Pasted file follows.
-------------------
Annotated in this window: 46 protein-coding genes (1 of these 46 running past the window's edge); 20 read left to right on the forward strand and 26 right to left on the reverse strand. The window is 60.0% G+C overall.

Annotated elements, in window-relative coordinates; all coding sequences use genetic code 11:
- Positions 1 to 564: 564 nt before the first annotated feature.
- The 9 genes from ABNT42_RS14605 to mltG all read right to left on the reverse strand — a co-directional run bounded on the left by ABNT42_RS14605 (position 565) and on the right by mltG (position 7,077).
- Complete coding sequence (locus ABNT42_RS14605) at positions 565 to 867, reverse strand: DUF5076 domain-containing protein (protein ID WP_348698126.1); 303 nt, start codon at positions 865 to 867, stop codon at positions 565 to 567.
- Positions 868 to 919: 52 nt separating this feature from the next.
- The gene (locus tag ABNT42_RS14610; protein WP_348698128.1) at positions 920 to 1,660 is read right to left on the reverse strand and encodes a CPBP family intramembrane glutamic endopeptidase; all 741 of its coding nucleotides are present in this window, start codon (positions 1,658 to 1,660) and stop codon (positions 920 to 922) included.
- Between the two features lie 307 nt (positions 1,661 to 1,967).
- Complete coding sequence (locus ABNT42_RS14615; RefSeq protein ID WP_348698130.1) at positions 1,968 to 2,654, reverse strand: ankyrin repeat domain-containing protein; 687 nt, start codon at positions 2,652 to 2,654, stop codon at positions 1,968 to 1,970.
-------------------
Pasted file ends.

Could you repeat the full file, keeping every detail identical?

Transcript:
Annotated in this window: 46 protein-coding genes (1 of these 46 running past the window's edge); 20 read left to right on the forward strand and 26 right to left on the reverse strand. The window is 60.0% G+C overall.

Annotated elements, in window-relative coordinates; all coding sequences use genetic code 11:
- Positions 1 to 564: 564 nt before the first annotated feature.
- The 9 genes from ABNT42_RS14605 to mltG all read right to left on the reverse strand — a co-directional run bounded on the left by ABNT42_RS14605 (position 565) and on the right by mltG (position 7,077).
- Complete coding sequence (locus ABNT42_RS14605) at positions 565 to 867, reverse strand: DUF5076 domain-containing protein (protein ID WP_348698126.1); 303 nt, start codon at positions 865 to 867, stop codon at positions 565 to 567.
- Positions 868 to 919: 52 nt separating this feature from the next.
- The gene (locus tag ABNT42_RS14610; protein WP_348698128.1) at positions 920 to 1,660 is read right to left on the reverse strand and encodes a CPBP family intramembrane glutamic endopeptidase; all 741 of its coding nucleotides are present in this window, start codon (positions 1,658 to 1,660) and stop codon (positions 920 to 922) included.
- Between the two features lie 307 nt (positions 1,661 to 1,967).
- Complete coding sequence (locus ABNT42_RS14615; RefSeq protein ID WP_348698130.1) at positions 1,968 to 2,654, reverse strand: ankyrin repeat domain-containing protein; 687 nt, start codon at positions 2,652 to 2,654, stop codon at positions 1,968 to 1,970.